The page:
Chapter no 14 – Laia

A Reaper at the Gates

The Mariner prison is spare, cold, and eerily silent. As I pace my poorly lit cell, I place a hand against the stone wall. It is so thick that

I could scream and scream and Darin, across the hall from me, might never know.

He must be going mad. I imagine him clenching and unclenching his fists, boots scraping against the floor, wondering when we will escape. If we will escape. This place might not be Kauf, but it is still a prison. And my brother’s demons will not let him forget it.

Which means I must stay levelheaded for the both of us and find a way out of here.

The night creeps by, dawn breaks, and it’s not until the late afternoon that the lock on my door clanks and three figures backlit by lamplight step into my cell. I recognize one as the captain who arrested us and a second as one of her soldiers. But it is the third woman, tall and heavily cloaked, who catches my attention.

Because she is surrounded by ghuls.

They gather like hungry crows at her feet, hissing and pawing at her. I know, instantly, that she cannot see them.

“Bring in the brother, Captain Eleiba.” The woman’s Serran is husky and musical. She could be a Kehanni with a voice like that. She looks to be around Afya’s age or perhaps a bit older, with light brown skin and thick, straight black hair pulled up in a knot. Her back is poker straight, and she walks gracefully, as if balancing a book on her head. “Sit, child,” she says, and though her voice is pleasant enough, an underlying malice raises my hackles. Are the ghuls influencing her? I did not know they had such power. They feed off sorrow and sadness and the stink of blood. Spiro Teluman spoke those words to me long ago. What sorrow plagues this woman?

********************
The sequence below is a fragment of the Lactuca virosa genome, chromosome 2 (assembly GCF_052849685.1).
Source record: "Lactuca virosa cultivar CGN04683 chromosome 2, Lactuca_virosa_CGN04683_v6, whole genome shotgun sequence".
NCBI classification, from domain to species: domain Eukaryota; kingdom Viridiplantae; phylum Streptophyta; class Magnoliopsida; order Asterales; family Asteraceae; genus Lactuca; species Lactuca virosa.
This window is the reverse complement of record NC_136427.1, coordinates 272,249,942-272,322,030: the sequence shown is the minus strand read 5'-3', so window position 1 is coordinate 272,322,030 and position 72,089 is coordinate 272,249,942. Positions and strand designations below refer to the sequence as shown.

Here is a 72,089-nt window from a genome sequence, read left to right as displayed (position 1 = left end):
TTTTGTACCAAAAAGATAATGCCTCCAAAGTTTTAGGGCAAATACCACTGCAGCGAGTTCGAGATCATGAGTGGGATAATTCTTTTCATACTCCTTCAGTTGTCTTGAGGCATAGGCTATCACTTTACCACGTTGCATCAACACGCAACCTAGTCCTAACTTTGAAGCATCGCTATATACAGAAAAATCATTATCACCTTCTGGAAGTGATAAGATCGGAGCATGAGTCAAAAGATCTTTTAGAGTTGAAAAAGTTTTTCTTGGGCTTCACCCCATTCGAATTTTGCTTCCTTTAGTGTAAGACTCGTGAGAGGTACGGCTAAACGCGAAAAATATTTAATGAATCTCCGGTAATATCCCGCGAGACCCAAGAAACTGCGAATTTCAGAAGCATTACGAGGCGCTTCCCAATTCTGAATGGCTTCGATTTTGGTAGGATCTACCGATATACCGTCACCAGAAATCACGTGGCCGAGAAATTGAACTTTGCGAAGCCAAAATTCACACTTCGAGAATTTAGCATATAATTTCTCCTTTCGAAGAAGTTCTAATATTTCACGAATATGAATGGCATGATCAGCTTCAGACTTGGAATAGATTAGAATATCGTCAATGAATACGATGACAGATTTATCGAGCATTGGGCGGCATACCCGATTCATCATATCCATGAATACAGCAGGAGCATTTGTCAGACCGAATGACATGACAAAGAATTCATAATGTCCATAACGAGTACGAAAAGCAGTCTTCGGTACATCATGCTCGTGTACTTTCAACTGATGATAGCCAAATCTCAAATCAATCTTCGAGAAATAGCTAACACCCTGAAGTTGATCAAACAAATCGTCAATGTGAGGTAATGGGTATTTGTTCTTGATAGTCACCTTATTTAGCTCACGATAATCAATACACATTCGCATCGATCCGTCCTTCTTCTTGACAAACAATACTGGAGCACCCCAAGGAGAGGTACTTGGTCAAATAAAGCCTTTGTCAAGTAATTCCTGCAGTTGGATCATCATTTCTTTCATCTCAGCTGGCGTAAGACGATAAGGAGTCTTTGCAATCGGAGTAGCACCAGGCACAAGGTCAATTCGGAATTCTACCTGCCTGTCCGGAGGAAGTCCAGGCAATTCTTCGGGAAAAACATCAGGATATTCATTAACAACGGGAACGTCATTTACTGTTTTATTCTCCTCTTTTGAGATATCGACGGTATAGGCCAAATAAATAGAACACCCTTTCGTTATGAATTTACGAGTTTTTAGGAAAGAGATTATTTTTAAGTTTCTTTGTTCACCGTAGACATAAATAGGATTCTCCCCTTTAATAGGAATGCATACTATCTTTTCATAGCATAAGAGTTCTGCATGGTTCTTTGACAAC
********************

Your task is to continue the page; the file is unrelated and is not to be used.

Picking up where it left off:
Darin soon joins me, slowing when he enters, eyes wide. He sees the ghuls too. When he takes a seat on my cot beside me, I reach for his hand and squeeze. They cannot hold us. I will not let them.

The woman observes me for a long moment before smiling. “You,” she says to me, “look nothing like the Lioness. And you”—she glances at

Darin—“are her spitting image. Clever of her to keep you hidden. I expect it’s why you’re still alive.”

The ghuls slither up the woman’s cloak, hissing into her ear. Her lips curve into a sneer. “But then, my father tells me that Mirra always enjoyed her little secrets. I wonder, are you like her in other ways?